Journalist Who Exposed Abuse of Children in State Care Dies

By Sarah Stack
Irish Independent
January 10, 2012

Mary Raftery

JOURNALIST Mary Raftery (54) whose documentary 'States of Fear' exposed the extent of physical and sexual abuse of children in State run institutions, has died following an illness.

For the last 15 years she had been a fearless critic of both Church and State.

The 1999 documentary chronicled the horrific conditions of children who were cared for in Irish orphanages run by religious orders.

Her work led to the establishment of the Commission to Inquire into Child Abuse and later the Residential Institutions Redress Board which provided compensation to victims of abuse in institutions run by 18 religious orders.

Colm O'Gorman, who founded the One in Four organisation for victims of sex abuse tweeted: "Very sad to hear about the death of Mary Raftery. One of our finest journalists & filmmakers. A courageous, principled, wonderful woman."

He later said that she had done this society an extraordinary service.

Fellow broadcaster Joe Duffy posted on his Twitter account: "Mary Raftery - honest, dignified, determined , good humoured RIP.

Speaking on Morning Ireland RTE journalist Mick Peelo, who worked with her, said: "Mary was a force to contend with. She was ruthless, fearless and tireless in getting to the truth."

RTE Director General Noel Curran today said her journalism was defined by determination and fearlessness.

"Her record in broadcasting is extraordinary, and not just in current affairs, with which she is most associated," he said. "She has left an important legacy for Irish society, particularly for some of our most vulnerable citizens.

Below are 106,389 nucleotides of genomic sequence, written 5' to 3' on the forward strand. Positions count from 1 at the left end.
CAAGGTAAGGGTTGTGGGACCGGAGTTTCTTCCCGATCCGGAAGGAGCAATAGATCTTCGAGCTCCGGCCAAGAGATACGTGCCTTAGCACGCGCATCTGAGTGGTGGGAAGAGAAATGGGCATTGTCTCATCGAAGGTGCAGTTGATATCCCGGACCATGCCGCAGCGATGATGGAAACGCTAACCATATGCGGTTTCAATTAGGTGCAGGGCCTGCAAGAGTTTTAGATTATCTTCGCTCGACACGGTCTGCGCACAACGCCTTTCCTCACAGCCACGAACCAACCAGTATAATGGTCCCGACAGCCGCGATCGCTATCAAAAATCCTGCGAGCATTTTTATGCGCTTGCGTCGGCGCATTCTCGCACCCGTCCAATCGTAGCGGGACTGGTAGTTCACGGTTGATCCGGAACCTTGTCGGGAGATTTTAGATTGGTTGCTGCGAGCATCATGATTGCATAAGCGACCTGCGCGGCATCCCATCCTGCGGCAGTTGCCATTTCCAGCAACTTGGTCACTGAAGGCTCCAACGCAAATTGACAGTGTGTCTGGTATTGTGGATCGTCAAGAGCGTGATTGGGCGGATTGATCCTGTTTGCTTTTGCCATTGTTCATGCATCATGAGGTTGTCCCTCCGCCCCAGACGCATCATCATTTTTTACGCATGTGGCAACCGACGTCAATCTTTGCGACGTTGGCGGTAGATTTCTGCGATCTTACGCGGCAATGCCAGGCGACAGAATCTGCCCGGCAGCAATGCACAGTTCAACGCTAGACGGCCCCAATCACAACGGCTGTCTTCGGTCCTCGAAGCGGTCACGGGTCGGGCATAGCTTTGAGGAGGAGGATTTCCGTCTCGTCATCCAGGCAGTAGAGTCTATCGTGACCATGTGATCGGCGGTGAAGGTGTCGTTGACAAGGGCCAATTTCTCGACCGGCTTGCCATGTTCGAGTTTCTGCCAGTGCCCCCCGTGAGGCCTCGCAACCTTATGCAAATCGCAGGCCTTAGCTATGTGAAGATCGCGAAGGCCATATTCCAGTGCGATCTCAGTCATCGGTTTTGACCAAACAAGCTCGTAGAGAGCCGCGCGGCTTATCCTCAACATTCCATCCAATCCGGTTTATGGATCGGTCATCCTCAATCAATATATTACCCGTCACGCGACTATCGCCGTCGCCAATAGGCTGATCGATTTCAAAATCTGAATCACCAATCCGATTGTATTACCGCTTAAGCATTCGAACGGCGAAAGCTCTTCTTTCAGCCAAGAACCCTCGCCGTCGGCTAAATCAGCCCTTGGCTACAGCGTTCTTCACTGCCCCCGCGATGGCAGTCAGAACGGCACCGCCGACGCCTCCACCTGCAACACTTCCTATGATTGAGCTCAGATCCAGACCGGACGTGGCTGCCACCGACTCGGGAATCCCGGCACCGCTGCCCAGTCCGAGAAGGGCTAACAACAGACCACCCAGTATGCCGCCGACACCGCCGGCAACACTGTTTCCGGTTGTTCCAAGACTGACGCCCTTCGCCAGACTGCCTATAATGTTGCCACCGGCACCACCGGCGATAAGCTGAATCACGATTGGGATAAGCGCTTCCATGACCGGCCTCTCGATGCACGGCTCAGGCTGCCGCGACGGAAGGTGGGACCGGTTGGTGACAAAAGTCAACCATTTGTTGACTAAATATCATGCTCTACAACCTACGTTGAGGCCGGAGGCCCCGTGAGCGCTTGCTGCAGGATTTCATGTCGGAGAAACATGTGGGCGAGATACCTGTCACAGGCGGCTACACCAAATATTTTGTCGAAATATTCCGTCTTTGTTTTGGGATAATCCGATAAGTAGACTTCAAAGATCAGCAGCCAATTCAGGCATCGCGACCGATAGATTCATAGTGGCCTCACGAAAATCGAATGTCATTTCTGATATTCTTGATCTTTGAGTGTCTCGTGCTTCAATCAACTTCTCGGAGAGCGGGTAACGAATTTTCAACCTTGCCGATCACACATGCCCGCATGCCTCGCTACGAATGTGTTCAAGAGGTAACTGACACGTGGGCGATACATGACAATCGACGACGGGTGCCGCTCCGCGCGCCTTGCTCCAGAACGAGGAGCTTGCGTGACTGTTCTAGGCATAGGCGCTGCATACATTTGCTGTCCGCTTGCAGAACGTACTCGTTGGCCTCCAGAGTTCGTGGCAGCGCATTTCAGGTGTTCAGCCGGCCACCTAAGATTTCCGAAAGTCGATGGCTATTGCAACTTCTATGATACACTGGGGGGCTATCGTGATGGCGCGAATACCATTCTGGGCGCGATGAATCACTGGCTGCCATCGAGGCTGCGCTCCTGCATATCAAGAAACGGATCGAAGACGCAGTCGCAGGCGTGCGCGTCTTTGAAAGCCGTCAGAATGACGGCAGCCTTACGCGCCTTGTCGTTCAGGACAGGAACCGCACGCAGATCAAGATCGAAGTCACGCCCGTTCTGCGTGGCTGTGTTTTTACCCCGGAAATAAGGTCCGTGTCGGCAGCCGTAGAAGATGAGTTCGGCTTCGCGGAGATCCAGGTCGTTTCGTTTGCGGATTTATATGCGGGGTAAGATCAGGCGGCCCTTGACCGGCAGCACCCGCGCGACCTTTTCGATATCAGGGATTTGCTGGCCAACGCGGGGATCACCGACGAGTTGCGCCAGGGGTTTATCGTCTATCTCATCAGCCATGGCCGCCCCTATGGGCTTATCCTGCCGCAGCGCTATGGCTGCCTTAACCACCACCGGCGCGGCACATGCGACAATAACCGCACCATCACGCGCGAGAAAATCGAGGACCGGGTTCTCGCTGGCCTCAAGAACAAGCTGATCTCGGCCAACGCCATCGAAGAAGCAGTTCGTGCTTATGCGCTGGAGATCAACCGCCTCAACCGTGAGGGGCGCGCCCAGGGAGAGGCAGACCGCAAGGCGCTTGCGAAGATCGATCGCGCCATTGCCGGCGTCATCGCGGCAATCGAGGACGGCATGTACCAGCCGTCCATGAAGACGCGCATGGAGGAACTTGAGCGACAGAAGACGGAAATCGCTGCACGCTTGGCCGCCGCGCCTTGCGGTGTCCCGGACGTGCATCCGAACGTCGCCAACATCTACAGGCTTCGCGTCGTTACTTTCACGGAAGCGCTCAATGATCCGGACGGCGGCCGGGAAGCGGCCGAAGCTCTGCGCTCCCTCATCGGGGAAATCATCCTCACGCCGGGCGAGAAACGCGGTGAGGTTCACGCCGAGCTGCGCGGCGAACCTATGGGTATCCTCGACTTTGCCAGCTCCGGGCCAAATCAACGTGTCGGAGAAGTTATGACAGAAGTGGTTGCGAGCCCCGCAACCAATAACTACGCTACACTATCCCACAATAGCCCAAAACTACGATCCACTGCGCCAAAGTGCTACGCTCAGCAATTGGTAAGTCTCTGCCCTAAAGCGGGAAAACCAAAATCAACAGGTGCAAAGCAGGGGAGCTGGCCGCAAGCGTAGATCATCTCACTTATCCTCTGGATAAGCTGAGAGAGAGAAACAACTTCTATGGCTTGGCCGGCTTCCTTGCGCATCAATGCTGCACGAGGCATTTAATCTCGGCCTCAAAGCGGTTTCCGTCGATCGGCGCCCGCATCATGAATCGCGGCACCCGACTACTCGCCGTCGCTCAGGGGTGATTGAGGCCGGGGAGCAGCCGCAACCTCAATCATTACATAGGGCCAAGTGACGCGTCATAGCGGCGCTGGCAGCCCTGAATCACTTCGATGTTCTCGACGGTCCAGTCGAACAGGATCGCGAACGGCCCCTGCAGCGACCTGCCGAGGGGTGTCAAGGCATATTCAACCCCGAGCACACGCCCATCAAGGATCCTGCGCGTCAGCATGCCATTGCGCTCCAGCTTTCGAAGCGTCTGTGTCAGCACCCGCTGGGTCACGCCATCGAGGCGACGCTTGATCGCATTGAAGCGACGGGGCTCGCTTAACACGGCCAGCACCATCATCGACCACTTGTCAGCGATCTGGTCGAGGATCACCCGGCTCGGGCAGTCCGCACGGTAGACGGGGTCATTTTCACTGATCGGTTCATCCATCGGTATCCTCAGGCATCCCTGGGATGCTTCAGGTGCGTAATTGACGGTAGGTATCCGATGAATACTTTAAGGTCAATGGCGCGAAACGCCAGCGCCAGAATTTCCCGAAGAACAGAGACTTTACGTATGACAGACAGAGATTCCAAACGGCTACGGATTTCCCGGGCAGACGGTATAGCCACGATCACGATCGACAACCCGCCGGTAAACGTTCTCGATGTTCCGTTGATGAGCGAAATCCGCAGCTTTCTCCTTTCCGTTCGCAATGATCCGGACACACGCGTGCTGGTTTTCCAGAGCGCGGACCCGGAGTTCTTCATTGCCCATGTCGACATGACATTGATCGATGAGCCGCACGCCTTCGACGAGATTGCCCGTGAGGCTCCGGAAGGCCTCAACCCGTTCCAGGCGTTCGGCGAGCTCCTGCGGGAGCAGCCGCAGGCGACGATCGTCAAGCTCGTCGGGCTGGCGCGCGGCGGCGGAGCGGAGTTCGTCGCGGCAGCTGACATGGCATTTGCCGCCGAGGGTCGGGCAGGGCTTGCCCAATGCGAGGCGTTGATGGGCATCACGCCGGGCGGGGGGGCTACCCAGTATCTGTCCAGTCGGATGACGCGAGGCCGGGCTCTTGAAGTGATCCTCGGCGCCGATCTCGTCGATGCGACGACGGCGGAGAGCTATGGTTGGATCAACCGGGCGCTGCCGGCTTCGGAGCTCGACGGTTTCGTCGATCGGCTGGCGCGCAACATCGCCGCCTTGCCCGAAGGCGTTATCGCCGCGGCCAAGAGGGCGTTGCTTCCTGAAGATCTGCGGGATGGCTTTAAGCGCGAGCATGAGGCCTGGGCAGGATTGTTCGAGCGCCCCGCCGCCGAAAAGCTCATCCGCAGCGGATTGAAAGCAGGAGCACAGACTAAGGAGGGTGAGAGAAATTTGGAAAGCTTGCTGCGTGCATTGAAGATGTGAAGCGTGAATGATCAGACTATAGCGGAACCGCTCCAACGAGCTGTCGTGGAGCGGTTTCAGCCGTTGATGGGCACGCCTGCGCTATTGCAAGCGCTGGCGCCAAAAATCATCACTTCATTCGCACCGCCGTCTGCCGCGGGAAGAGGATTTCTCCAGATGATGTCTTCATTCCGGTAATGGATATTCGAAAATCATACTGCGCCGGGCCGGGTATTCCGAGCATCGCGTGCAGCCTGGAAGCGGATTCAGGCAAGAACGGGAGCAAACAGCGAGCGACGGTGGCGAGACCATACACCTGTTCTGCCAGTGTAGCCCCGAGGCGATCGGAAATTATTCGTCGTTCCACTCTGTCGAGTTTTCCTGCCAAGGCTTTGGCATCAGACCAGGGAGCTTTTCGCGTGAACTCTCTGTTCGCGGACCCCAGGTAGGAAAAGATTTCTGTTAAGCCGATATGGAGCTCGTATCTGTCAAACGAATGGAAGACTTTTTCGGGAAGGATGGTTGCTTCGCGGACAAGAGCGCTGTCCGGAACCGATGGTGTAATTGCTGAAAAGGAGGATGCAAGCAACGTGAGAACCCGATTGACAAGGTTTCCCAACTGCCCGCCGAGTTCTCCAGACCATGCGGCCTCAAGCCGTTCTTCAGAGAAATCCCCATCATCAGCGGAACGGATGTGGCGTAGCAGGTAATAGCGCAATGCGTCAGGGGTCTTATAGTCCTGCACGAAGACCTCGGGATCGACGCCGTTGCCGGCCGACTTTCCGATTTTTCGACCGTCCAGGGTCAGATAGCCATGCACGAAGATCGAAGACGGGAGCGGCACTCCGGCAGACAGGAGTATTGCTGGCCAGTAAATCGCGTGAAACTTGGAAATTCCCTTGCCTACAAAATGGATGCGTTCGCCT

"RTE will remain sincerely grateful to Mary for the powerful contribution she made to public service broadcasting."

Her series of three States of Fear documentaries had a huge impact and prompted a public apology by then Taoiseach Bertie Ahern to the abuse victims on behalf of the state.

In 2002 she made a Prime Time programme 'Cardinal Secrets' which led to the establishment of the Commission of Investigation into clerical abuse in the Dublin Archdiocese.

Ms Raftery wrote extensively on the plight of former residents of state-run institutions and was a regular commentator on the issue on radio and TV.

The well-known journalist last year made 'Behind the Walls' revealing damning evidence of appalling conditions in Ireland's psychiatric hospitals.

She was nominated for the Journalist of the Year award by the National Newspapers of Ireland 2011.

She worked for RTE from 1984 2002 and later wrote a column for the Irish Times.

A native of Dublin she studied engineering at UCD before joining RTE as a producer on Today Tonight and then Prime Time.

Her investigative journalism also included exposing the plight of inmates of the Magdalene laundries, medical negligence, deaths in Garda custody and the activities of property developers.

She worked for a period in the 1980s for Magill magazine.

Ms Raftery is survived by her husband David Waddell and her son Ben.


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